On October 27, 2015, the USS Lassen transited within 12 nautical miles of Subi Reef, one of China’s artificially-built features in the South China Sea. Officially referred to as a “freedom of navigation” (FON) operation, the US destroyer was accompanied by two maritime surveillance aircraft, a P-8A Poseidon and a P-3 Orion
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Lu Kang, of the Chinese Foreign Ministry, is quoted in the New York Times that the US guided-missile destroyer, Lassen, had committed a “deliberate provocation” by passing near the Subi Reef which China through extensive construction had reclaimed from the sea.
Lu: “China will firmly react to this deliberate provocation. [It] will not condone any action that undermines China’s security.”
Lu called the move “an illegal incursion”, adding, “The relevant Chinese authorities have monitored, followed the U.S. warship and issued warnings.”
“If the relevant party [the US] keeps stirring things up, it will be necessary for China to speed up its construction…”
The U.S. Asserts Freedom of Navigation in the South China Sea
Center for Strategic & International Studies
Q1: What was the purpose of the operation?
A1: FON operations are intended to challenge maritime claims that the United States considers excessive under international law…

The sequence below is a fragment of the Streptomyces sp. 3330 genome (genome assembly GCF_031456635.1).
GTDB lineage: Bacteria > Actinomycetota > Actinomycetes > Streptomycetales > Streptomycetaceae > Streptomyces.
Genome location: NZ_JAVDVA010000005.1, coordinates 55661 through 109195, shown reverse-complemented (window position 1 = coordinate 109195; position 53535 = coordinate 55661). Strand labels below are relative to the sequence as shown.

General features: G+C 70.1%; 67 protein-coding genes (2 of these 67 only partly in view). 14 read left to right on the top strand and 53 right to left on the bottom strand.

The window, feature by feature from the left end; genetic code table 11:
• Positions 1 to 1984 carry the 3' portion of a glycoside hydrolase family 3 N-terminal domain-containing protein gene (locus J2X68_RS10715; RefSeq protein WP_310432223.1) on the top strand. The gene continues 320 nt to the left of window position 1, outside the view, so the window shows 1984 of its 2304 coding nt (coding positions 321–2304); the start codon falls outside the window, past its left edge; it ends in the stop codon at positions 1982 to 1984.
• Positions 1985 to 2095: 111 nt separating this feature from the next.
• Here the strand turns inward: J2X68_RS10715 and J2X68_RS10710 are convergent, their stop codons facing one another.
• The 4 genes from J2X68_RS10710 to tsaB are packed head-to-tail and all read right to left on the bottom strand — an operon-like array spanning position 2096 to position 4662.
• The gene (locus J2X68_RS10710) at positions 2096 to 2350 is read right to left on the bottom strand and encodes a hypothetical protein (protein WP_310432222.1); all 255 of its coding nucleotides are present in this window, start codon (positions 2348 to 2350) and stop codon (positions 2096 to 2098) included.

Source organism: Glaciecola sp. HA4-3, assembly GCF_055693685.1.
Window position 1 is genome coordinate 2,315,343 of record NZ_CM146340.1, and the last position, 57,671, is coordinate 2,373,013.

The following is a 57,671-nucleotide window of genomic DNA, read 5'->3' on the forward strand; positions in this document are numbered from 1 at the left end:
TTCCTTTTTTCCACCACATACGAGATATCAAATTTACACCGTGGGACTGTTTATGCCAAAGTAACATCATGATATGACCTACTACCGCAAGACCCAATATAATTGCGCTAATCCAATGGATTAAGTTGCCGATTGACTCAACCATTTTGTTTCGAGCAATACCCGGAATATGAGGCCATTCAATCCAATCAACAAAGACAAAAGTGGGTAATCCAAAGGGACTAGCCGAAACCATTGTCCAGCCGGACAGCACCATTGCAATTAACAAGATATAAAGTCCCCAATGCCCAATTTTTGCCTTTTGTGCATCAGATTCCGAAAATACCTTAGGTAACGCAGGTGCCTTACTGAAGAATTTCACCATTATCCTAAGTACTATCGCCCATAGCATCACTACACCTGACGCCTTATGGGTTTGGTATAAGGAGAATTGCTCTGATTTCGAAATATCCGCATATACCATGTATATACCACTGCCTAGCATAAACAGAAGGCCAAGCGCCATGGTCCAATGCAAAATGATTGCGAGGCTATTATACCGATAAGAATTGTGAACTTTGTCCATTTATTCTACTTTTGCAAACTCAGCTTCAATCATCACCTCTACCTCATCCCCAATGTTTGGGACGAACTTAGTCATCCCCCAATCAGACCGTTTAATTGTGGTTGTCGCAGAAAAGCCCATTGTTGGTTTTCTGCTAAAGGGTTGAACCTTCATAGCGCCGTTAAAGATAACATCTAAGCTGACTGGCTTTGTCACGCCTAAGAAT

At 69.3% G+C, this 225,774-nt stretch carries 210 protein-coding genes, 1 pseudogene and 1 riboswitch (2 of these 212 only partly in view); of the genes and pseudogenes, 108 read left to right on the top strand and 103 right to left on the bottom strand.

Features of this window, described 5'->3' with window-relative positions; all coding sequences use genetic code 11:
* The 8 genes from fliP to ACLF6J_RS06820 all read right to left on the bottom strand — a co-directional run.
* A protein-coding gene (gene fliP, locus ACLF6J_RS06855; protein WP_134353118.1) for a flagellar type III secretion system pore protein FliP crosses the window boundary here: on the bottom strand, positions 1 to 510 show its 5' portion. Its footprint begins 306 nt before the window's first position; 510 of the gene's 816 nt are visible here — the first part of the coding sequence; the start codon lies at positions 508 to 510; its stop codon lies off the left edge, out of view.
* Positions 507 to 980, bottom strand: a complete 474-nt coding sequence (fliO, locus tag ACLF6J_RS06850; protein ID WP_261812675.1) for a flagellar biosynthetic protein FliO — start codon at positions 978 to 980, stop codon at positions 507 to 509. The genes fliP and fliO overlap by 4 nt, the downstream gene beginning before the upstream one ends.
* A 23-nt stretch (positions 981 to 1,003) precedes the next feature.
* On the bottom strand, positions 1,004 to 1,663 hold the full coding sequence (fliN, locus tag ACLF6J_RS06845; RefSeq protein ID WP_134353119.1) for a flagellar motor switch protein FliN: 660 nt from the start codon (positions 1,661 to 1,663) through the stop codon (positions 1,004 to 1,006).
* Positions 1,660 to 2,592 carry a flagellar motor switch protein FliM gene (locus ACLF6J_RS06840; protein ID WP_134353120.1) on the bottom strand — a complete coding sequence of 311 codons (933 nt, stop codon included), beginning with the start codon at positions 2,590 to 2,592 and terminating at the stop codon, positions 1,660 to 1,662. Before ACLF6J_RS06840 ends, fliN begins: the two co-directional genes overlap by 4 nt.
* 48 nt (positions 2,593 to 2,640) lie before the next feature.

Q2: Has China claimed a territorial sea around Subi Reef?
A2: China has been deliberately ambiguous about its claims to waters in the South China Sea…
Q3: How has China reacted to the FON operation?
A3: Two PLAN vessels, the Lanzhou (a Type 052C missile destroyer) and Taizhou (a Type 053 frigate), shadowed the Lassen and issued warnings to get out of the waters around Subi…
China’s foreign ministry spokesman Lu Kang criticized the exercise, saying the U.S. Navy ship “illegally entered” the waters near the islands “without receiving permission from the Chinese government,” “threatened China’s sovereignty and security interests,” and “endangered regional peace and stability.”
Q4: How are other regional states likely to respond?
A4: The majority of countries in the region are likely to welcome the U.S. decision… Most other nations will likely opt to refrain from making public statements to avoid provoking China’s ire.
Q5: What comes next?
A5: U.S. officials have made clear that this will not be the last FON operation in and around the Spratly Islands. There will be follow-up operations around other Chinese features and perhaps around those of other claimant nations in order to further the message that FON operations are regular, non-provocative aspects of U.S. policy not specifically targeted at China…